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Tesi etd-05022019-155353


Thesis type
Tesi di laurea magistrale
Author
MASCIANDARO, SILVIA MARIA
URN
etd-05022019-155353
Title
Neurodegeneration and Neuroinflammation in Parkinson's disease: reasearch of blood circulating biomarkers.
Struttura
BIOLOGIA
Corso di studi
BIOLOGIA APPLICATA ALLA BIOMEDICINA
Supervisors
relatore Dott.ssa Del Carratore, Renata
relatore Dott. Bongioanni, Paolo
correlatore Prof.ssa Franzini, Maria
correlatore Prof. Allegrini, Simone
Parole chiave
  • NEURODEGENERATION
  • NEUROINFLAMMATION
  • PARKINSON
  • BIOMARKERS
Data inizio appello
27/05/2019;
Consultabilità
Secretata d'ufficio
Data di rilascio
27/05/2089
Riassunto analitico
Parkinson's disease (PD) is a neurodegenerative disorder caused by the progressive loss of dopaminergic neurons located in the substantia nigra pars compacta of the midbrain. It is known that the degeneration of neurons in PD is associated with the formation of intracellular alpha-synuclein aggregates that are extremely toxic for cells and contribute to the neuroinflammatory response, nevertheless the promoting causes and the precise mechanism that leads to neurodegeneration have to be fully elucidated. Some of the cytokines such as IL6, α-synuclein and regulatory miRNAs released by immune cells into blood may contribute to disease progression and represent useful biomarkers for Parkinson’s disease.
The aim of this thesis is to verify the role of inflammation and to search biomarkers related to disease onset in blood samples of PD patients. We have focused our attention on inflammation and/or viral infections related with the risk of developing PD.
We have enrolled a group of 65 PD patients, over 50 years old, which undergo periodic medical examinations and blood withdrawal at the Neuro-Rehabilitation Center of the Azienda Ospedaliera Universitaria Pisana. The research of inflammation related biomarkers was performed using blood samples processed to obtain plasma, serum and leucocytes of the most representative PD patients.
It has been reported that lymphocytes, the main cell type of the immune system, are a peripheral model of CNS neurons, because they infiltrate through the Blood Brain Barrier and establish a sort of crosstalk with neurons. Moreover, it has been suggested that innate immune system possibly contribute to neurodegeneration, therefore, leucocytes could represent an important source of biomarkers. We selected leucocytes from blood samples and assayed the Syntase 1 expression, a protein activated by Interferon beta increase during inflammation. Our preliminary results show that Syntase 1 is expressed and induced into leucocytes of PD. The interferon beta activation seems to be related with the miRNA 155, one of the main miRNAs involved in regulating immune response, viral infection and α-synuclein in the CNS. In case of viral infection miRNA 155 promotes the activation of the adaptive immune system regulating T lymphocytes and Natural killer cells proliferation, as well as, in presence of α-synuclein aggregates, miRNA 155 promotes the activation of the immune response increasing the deleterious effects of immune reactivity on neurodegeneration. We have investigated miRNA 155 expression into plasma and leucocytes, correlating its levels with the expression of the α-synuclein. Preliminary results have shown that miRNA 155 is differentially expressed into leucocytes of controls respect to patients.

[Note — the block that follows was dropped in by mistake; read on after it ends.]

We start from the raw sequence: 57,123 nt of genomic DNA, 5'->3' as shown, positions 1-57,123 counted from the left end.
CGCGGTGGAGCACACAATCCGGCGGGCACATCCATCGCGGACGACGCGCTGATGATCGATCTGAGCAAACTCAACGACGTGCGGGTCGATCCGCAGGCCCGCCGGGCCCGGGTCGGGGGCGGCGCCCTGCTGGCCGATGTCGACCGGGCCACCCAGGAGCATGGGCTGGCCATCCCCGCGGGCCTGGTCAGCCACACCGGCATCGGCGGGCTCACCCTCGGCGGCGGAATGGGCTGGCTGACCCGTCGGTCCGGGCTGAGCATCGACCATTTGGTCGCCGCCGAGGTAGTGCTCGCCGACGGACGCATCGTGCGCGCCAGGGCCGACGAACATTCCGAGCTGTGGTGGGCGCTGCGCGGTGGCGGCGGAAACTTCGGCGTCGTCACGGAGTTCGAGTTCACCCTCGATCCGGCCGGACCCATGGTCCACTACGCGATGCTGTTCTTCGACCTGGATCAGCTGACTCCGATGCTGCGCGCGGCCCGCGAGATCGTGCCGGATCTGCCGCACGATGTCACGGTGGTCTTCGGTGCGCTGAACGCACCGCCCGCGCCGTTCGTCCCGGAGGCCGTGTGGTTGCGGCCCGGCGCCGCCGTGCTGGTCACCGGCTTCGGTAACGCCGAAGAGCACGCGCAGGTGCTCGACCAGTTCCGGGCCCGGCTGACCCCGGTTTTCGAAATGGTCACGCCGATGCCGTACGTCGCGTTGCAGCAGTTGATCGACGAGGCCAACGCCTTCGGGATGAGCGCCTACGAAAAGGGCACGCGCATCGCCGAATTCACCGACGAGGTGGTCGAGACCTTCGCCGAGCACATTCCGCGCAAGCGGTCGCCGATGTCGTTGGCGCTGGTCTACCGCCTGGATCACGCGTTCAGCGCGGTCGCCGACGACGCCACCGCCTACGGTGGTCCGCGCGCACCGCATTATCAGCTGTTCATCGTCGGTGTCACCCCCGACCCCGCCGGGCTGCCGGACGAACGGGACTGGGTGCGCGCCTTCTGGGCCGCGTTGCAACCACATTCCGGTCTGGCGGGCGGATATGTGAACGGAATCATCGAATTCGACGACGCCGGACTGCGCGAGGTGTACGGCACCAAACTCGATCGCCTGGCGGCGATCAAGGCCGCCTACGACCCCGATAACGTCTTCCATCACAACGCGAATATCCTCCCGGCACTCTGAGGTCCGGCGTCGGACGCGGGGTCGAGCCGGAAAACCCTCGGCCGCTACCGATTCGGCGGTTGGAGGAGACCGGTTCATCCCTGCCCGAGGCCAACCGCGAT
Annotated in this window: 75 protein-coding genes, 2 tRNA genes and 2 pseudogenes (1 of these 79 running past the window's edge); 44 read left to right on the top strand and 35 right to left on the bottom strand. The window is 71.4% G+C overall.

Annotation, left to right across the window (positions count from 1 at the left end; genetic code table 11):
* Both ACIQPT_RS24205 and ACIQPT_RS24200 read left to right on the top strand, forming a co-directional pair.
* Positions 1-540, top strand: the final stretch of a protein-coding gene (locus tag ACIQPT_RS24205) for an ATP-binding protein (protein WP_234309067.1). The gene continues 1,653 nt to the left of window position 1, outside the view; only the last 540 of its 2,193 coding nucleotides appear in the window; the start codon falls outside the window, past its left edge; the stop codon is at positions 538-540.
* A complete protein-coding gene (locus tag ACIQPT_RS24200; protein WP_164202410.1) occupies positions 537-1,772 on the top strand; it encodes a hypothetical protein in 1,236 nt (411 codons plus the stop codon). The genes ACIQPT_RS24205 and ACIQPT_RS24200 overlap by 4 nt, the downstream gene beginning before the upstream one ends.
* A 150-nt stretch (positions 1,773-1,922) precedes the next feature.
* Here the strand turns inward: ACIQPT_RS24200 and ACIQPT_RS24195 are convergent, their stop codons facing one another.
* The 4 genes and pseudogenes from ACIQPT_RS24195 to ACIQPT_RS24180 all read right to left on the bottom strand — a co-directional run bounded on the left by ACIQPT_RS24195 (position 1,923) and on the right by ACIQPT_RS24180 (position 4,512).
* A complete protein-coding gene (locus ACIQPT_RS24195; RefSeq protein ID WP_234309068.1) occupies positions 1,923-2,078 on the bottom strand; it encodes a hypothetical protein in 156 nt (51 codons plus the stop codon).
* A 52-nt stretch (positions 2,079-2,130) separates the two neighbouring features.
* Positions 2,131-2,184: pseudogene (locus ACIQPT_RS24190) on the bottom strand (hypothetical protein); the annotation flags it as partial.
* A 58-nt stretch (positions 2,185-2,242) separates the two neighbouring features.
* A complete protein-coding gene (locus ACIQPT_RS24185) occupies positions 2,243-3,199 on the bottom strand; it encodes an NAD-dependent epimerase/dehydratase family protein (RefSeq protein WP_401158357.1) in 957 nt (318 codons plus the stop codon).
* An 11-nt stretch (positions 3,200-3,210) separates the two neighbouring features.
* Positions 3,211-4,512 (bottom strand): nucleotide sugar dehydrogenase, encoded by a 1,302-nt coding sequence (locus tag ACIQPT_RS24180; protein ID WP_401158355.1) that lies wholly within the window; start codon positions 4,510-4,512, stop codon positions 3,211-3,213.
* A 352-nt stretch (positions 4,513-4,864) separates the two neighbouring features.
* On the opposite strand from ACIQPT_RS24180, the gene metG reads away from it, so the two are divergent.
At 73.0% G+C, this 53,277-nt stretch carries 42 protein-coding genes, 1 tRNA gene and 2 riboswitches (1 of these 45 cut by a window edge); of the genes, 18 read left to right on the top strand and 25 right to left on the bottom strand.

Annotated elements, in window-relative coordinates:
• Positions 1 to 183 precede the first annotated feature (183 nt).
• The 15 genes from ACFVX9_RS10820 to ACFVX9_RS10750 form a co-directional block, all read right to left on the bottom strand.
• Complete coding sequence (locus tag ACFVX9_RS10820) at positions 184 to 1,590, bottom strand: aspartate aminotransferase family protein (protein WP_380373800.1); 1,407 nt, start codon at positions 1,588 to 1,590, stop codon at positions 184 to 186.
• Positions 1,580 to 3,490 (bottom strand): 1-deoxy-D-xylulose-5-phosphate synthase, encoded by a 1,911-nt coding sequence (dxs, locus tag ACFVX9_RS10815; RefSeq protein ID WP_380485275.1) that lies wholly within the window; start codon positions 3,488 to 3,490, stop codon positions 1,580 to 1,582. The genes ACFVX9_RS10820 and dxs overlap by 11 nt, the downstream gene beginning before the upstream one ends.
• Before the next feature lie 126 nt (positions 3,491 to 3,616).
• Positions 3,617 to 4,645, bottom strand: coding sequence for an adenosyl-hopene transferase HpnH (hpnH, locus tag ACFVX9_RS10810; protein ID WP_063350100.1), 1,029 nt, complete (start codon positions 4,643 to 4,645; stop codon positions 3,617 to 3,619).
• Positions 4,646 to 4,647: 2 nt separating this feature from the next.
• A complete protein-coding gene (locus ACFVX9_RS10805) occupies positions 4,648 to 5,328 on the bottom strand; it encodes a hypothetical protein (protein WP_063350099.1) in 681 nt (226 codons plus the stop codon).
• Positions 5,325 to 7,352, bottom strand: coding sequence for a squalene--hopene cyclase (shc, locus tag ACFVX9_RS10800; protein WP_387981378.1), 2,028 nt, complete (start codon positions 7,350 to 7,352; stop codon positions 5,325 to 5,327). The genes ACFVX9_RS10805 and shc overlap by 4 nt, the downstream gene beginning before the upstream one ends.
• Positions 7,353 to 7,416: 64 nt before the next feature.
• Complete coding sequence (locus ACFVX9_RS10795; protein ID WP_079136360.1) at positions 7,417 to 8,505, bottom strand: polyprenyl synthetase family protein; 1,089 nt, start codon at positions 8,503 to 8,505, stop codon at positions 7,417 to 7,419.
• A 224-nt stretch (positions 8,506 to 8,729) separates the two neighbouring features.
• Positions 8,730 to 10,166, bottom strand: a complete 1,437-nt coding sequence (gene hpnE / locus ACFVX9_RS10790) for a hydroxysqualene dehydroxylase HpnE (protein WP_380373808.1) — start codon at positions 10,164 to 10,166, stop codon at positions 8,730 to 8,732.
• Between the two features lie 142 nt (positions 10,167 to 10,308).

Since exosomes are the main carrier of miRNA into blood and the vehicles of cellular information during pathologies, we have extracted exosomes from plasma by Size Exclusion Chromatography (SEC), characterized their nucleic acid, protein content and examined their morphology by Transmission Electron Microscope and Nanosize equipment. We assayed the IL-6 levels by ELISA test and Mass Spectrometry on total exosomes to identify transported proteins. The IL6 level resulted altered in PD patients. Mass Spectrometry indicated that total exosome preparations were contaminated by plasmatic proteins, so this convinced us to use a procedure to enrich samples in neuronal derived exosomes. The enrichment was performed by applying an immunoplate coated with specific neuronal exosomal antibodies that allowed us to obtain an increase in neuronal exosomes of more than 50%.
We developed a database including symptom onset, clinical data, progression rate, together with 108 different blood analytes collected during periodical visits, for each patient across the disease course, to perform a statistical analysis on blood analytes. Clinical data included demographics, medical history, treatments, and disease severity. A statistical analysis using machine-learning procedure was performed to identify a correlation between blood analytes associated with neuroinflammation and disease severity. Results were compared to miRNA and mRNA content of PD patients examined and with other neurodegenerative diseases such as Alzheimer Disease or Amyotrophic Lateral Sclerosis.
The use of blood circulating biomarkers would be useful tools for the diagnosis of Parkinson disease, before dopaminergic neurons undergo complete degeneration and all motor symptoms are worsened. This plan could be performed with particular advantages as the collection of the sample is not invasive and the detection of miRNA and mRNA does not require complex techniques.
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